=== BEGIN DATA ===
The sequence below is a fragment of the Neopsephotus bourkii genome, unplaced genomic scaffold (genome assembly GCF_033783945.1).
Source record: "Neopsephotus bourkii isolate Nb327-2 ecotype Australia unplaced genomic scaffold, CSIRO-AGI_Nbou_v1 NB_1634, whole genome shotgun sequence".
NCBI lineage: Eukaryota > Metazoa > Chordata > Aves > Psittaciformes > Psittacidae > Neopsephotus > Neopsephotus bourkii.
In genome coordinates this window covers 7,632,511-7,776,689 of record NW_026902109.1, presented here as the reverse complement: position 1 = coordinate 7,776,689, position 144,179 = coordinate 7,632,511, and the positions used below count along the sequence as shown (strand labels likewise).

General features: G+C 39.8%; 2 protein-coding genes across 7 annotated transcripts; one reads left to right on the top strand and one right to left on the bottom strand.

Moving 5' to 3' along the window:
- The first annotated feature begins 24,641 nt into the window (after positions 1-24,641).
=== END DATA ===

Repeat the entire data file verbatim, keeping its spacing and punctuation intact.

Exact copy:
The sequence below is a fragment of the Neopsephotus bourkii genome, unplaced genomic scaffold (genome assembly GCF_033783945.1).
Source record: "Neopsephotus bourkii isolate Nb327-2 ecotype Australia unplaced genomic scaffold, CSIRO-AGI_Nbou_v1 NB_1634, whole genome shotgun sequence".
NCBI lineage: Eukaryota > Metazoa > Chordata > Aves > Psittaciformes > Psittacidae > Neopsephotus > Neopsephotus bourkii.
In genome coordinates this window covers 7,632,511-7,776,689 of record NW_026902109.1, presented here as the reverse complement: position 1 = coordinate 7,776,689, position 144,179 = coordinate 7,632,511, and the positions used below count along the sequence as shown (strand labels likewise).

General features: G+C 39.8%; 2 protein-coding genes across 7 annotated transcripts; one reads left to right on the top strand and one right to left on the bottom strand.

Moving 5' to 3' along the window:
- The first annotated feature begins 24,641 nt into the window (after positions 1-24,641).